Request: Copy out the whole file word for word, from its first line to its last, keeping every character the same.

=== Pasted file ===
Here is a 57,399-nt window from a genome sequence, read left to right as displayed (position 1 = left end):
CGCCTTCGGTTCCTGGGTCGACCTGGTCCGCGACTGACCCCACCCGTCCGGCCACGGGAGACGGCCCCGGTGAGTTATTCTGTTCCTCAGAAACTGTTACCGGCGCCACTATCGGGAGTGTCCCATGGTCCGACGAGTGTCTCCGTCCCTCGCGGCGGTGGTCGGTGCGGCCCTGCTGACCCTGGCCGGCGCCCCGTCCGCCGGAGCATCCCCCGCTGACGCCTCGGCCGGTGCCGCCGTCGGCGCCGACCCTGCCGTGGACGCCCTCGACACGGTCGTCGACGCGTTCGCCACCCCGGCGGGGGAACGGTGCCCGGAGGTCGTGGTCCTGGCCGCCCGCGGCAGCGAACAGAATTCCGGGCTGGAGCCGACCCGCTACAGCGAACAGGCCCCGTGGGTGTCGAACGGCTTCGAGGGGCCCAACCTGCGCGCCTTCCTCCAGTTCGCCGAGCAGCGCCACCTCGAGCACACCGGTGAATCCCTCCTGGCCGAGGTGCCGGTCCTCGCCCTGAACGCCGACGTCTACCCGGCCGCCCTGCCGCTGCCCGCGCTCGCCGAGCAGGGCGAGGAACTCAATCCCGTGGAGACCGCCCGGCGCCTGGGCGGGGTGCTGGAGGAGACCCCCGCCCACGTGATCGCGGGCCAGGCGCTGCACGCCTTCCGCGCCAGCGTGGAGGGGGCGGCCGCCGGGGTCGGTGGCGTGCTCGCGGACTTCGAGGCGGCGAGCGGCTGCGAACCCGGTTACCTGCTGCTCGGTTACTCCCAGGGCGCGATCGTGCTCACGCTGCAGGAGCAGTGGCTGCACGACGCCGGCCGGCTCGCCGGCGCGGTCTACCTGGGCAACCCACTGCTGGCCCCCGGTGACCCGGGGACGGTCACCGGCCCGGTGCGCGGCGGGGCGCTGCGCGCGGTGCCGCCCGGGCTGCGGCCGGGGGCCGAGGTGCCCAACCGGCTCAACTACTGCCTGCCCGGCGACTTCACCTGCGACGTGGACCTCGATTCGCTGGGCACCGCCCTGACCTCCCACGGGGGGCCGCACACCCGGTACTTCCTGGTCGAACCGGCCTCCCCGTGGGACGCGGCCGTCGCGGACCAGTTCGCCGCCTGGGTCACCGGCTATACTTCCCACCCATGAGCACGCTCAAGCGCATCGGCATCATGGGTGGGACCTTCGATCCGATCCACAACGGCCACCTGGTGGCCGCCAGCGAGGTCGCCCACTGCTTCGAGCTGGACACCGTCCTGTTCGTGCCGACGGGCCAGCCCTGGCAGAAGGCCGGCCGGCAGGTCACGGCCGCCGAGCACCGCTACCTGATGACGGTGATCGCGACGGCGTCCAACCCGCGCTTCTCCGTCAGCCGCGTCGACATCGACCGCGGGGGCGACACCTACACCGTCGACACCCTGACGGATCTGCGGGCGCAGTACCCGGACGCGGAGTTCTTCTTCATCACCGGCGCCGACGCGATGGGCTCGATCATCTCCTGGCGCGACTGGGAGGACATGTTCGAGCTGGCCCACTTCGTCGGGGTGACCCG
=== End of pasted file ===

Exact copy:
Here is a 57,399-nt window from a genome sequence, read left to right as displayed (position 1 = left end):
CGCCTTCGGTTCCTGGGTCGACCTGGTCCGCGACTGACCCCACCCGTCCGGCCACGGGAGACGGCCCCGGTGAGTTATTCTGTTCCTCAGAAACTGTTACCGGCGCCACTATCGGGAGTGTCCCATGGTCCGACGAGTGTCTCCGTCCCTCGCGGCGGTGGTCGGTGCGGCCCTGCTGACCCTGGCCGGCGCCCCGTCCGCCGGAGCATCCCCCGCTGACGCCTCGGCCGGTGCCGCCGTCGGCGCCGACCCTGCCGTGGACGCCCTCGACACGGTCGTCGACGCGTTCGCCACCCCGGCGGGGGAACGGTGCCCGGAGGTCGTGGTCCTGGCCGCCCGCGGCAGCGAACAGAATTCCGGGCTGGAGCCGACCCGCTACAGCGAACAGGCCCCGTGGGTGTCGAACGGCTTCGAGGGGCCCAACCTGCGCGCCTTCCTCCAGTTCGCCGAGCAGCGCCACCTCGAGCACACCGGTGAATCCCTCCTGGCCGAGGTGCCGGTCCTCGCCCTGAACGCCGACGTCTACCCGGCCGCCCTGCCGCTGCCCGCGCTCGCCGAGCAGGGCGAGGAACTCAATCCCGTGGAGACCGCCCGGCGCCTGGGCGGGGTGCTGGAGGAGACCCCCGCCCACGTGATCGCGGGCCAGGCGCTGCACGCCTTCCGCGCCAGCGTGGAGGGGGCGGCCGCCGGGGTCGGTGGCGTGCTCGCGGACTTCGAGGCGGCGAGCGGCTGCGAACCCGGTTACCTGCTGCTCGGTTACTCCCAGGGCGCGATCGTGCTCACGCTGCAGGAGCAGTGGCTGCACGACGCCGGCCGGCTCGCCGGCGCGGTCTACCTGGGCAACCCACTGCTGGCCCCCGGTGACCCGGGGACGGTCACCGGCCCGGTGCGCGGCGGGGCGCTGCGCGCGGTGCCGCCCGGGCTGCGGCCGGGGGCCGAGGTGCCCAACCGGCTCAACTACTGCCTGCCCGGCGACTTCACCTGCGACGTGGACCTCGATTCGCTGGGCACCGCCCTGACCTCCCACGGGGGGCCGCACACCCGGTACTTCCTGGTCGAACCGGCCTCCCCGTGGGACGCGGCCGTCGCGGACCAGTTCGCCGCCTGGGTCACCGGCTATACTTCCCACCCATGAGCACGCTCAAGCGCATCGGCATCATGGGTGGGACCTTCGATCCGATCCACAACGGCCACCTGGTGGCCGCCAGCGAGGTCGCCCACTGCTTCGAGCTGGACACCGTCCTGTTCGTGCCGACGGGCCAGCCCTGGCAGAAGGCCGGCCGGCAGGTCACGGCCGCCGAGCACCGCTACCTGATGACGGTGATCGCGACGGCGTCCAACCCGCGCTTCTCCGTCAGCCGCGTCGACATCGACCGCGGGGGCGACACCTACACCGTCGACACCCTGACGGATCTGCGGGCGCAGTACCCGGACGCGGAGTTCTTCTTCATCACCGGCGCCGACGCGATGGGCTCGATCATCTCCTGGCGCGACTGGGAGGACATGTTCGAGCTGGCCCACTTCGTCGGGGTGACCCG